Leslie Zeigon just finished nursing her 10-day-old newborn when she felt a strange sensation.
“It felt like someone had knocked me over the head with the worst stomach flu,” the 39-year-old mom of three said. “It came on so suddenly. I had dizziness and a burning sensation in the middle of my chest that was moving in a circular motion.”
She guessed the problem was low blood sugar from nursing, but the nausea was so bad she couldn’t eat. Her parents were in town to help out with baby Aidan and daughters Audrey, 5, and Sophie, 7, so she went to lie down.
“The pain in my chest got worse, and my mom suggested I should call for help,” Leslie said.
Though paramedics were unsure what was causing Leslie’s strange symptoms, they treated it like a heart attack. She arrived at Baylor Scott & White Medical Center – Grapevine, where she had delivered Aidan just days prior, and was rushed to the cardiac catheterization lab to receive stents in her artery. What doctors discovered was not a blockage, but a tear in the artery wall called spontaneous coronary artery dissection. This rare phenomenon affects mostly young, healthy individuals, and usually women who have just delivered a baby.
“Sudden coronary artery dissection is life-threatening — 50 percent of patients die upon presentation to the hospital,” said Robert Wai, MD, an OB/GYN on the medical staff at Baylor Scott & White Medical Center – Grapevine. “It usually occurs in the postpartum period. No one knows completely why this happens, but it is believed that both hormonal changes and changes in blood flow after delivery play a role.”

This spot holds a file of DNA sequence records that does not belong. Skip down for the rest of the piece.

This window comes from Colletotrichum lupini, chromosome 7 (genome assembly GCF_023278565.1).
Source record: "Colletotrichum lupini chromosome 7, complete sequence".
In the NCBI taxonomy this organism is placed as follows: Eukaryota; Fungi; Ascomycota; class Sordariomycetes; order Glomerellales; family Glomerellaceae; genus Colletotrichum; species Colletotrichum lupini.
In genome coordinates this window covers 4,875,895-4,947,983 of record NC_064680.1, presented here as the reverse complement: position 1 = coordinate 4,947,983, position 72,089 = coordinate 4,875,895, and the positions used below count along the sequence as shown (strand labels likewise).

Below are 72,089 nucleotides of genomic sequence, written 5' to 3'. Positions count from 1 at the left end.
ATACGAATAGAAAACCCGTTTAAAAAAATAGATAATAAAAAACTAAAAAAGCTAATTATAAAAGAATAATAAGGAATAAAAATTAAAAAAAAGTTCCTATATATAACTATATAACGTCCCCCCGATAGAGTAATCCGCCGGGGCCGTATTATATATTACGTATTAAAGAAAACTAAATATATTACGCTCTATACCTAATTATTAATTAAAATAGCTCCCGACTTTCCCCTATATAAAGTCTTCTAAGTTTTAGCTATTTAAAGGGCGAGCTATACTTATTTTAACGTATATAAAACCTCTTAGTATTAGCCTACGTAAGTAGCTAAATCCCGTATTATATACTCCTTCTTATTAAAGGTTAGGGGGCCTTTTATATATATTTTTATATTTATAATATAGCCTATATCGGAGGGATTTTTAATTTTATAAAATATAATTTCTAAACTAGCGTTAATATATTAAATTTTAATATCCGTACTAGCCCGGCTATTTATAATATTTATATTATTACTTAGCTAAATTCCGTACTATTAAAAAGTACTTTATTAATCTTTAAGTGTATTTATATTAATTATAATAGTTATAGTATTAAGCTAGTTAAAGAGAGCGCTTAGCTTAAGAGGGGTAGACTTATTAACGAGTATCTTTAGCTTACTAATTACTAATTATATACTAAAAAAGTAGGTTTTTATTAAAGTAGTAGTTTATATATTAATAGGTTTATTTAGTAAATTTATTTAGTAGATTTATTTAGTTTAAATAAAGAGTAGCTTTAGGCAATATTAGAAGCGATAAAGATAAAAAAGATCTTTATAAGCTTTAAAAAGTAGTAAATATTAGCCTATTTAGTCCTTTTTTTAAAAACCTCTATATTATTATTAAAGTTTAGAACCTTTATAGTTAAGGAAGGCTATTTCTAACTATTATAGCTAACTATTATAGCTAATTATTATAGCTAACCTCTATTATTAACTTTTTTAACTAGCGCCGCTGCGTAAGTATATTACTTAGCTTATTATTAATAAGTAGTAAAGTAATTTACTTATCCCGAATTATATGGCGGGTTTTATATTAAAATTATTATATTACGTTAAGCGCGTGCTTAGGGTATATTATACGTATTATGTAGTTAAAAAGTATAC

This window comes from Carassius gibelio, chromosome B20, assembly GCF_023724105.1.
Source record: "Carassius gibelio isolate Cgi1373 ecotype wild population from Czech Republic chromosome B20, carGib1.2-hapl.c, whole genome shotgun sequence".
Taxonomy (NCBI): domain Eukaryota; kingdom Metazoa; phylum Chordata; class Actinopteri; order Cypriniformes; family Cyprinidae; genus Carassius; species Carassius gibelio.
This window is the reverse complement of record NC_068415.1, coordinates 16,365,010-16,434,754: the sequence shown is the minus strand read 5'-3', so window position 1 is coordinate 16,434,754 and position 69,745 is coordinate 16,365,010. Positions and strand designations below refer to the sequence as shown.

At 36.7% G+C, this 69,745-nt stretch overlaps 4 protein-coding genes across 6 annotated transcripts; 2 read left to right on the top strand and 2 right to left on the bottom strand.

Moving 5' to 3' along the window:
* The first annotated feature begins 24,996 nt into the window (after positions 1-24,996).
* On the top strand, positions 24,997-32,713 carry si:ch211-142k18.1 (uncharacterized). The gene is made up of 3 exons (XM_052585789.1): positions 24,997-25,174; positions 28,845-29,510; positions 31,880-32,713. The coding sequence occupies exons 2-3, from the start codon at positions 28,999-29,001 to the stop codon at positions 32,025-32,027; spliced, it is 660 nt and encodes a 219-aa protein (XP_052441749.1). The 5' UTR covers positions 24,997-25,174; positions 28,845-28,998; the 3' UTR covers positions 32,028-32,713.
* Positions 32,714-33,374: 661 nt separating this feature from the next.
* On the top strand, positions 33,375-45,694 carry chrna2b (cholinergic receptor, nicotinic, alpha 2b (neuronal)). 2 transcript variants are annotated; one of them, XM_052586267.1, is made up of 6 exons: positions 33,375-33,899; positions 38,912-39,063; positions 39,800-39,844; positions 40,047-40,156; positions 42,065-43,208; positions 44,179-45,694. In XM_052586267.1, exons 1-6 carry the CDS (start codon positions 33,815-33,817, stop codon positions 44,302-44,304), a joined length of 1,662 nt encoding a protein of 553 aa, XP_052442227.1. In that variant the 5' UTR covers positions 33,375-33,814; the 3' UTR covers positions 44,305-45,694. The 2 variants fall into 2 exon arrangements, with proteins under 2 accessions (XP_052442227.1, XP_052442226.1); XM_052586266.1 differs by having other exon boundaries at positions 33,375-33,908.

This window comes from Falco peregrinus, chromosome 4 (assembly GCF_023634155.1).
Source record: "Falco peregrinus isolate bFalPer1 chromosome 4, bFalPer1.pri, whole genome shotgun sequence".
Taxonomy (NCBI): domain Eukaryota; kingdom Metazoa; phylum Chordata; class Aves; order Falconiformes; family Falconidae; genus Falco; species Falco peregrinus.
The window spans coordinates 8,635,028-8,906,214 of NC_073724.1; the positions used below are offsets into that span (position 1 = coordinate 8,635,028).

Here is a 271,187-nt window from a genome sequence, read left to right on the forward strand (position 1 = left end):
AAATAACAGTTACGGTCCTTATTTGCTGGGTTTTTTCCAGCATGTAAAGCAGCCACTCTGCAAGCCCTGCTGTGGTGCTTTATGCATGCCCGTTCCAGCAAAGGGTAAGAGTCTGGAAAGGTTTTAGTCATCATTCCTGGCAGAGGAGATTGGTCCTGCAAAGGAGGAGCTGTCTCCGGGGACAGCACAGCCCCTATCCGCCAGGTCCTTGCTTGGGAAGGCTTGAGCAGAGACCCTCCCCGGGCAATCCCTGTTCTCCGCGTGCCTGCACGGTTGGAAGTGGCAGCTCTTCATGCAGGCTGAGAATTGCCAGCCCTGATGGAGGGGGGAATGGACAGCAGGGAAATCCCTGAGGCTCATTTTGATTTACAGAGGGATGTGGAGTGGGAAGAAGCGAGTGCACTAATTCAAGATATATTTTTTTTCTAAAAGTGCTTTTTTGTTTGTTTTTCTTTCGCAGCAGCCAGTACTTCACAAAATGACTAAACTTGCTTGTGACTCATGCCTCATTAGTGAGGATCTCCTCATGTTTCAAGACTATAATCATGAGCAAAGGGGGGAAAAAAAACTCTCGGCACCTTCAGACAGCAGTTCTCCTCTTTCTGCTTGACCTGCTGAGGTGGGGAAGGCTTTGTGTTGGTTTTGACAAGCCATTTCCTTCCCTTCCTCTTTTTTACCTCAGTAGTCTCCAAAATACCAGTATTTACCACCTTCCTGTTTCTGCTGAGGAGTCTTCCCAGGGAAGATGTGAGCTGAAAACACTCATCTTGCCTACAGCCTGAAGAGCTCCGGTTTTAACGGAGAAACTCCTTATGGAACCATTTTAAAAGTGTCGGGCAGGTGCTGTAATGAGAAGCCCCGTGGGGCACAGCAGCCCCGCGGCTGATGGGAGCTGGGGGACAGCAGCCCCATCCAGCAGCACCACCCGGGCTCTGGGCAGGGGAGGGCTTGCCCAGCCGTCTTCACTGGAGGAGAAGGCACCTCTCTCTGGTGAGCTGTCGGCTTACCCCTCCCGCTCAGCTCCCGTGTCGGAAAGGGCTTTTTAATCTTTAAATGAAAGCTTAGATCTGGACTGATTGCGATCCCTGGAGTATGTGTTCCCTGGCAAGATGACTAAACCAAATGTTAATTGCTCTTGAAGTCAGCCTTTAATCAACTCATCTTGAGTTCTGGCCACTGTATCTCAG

An avid runner and fitness lover, Leslie was shocked to be diagnosed with a serious heart condition.
“I exercised throughout my pregnancy and was eager to get back to running after having Aidan, because exercise is my happy place,” she said. “I have excellent blood work and no history of heart disease. I never thought this would happen to me.”
Leslie enrolled in the hospital’s cardiac rehabilitation program with the goal of running 3 – 4 miles a few times per week. Nurses pushed baby Aidan around in his stroller while Leslie jogged on the treadmill and worked on building strength back in her heart. Nine months after her incident, Leslie is now off most of her medication and back to her normal routine of running and attending fitness classes.
“My cardiologist has no reason to believe this will happen to me again,” Leslie said. “I hope others learn from my experience. I tell everyone I can that if you feel something strange, don’t ignore it. If my parents hadn’t been here to help me, I might have ignored the symptoms, and wouldn’t be here today.”
Since sudden coronary artery dissection is so rare, pregnant or postpartum women shouldn’t be overly concerned about it happening to them, Dr. Wai said.
“Leslie is a very fit woman and she sought medical attention promptly, and that saved her life,” he said. “All women who plan be pregnant or are pregnant should keep themselves as fit as possible before and during pregnancy. If they have chest pain or any symptoms of a heart attack or myocardial ischemia, they should contact their doctors immediately.”
The young mother’s heart scare certainly serves as a warning for others.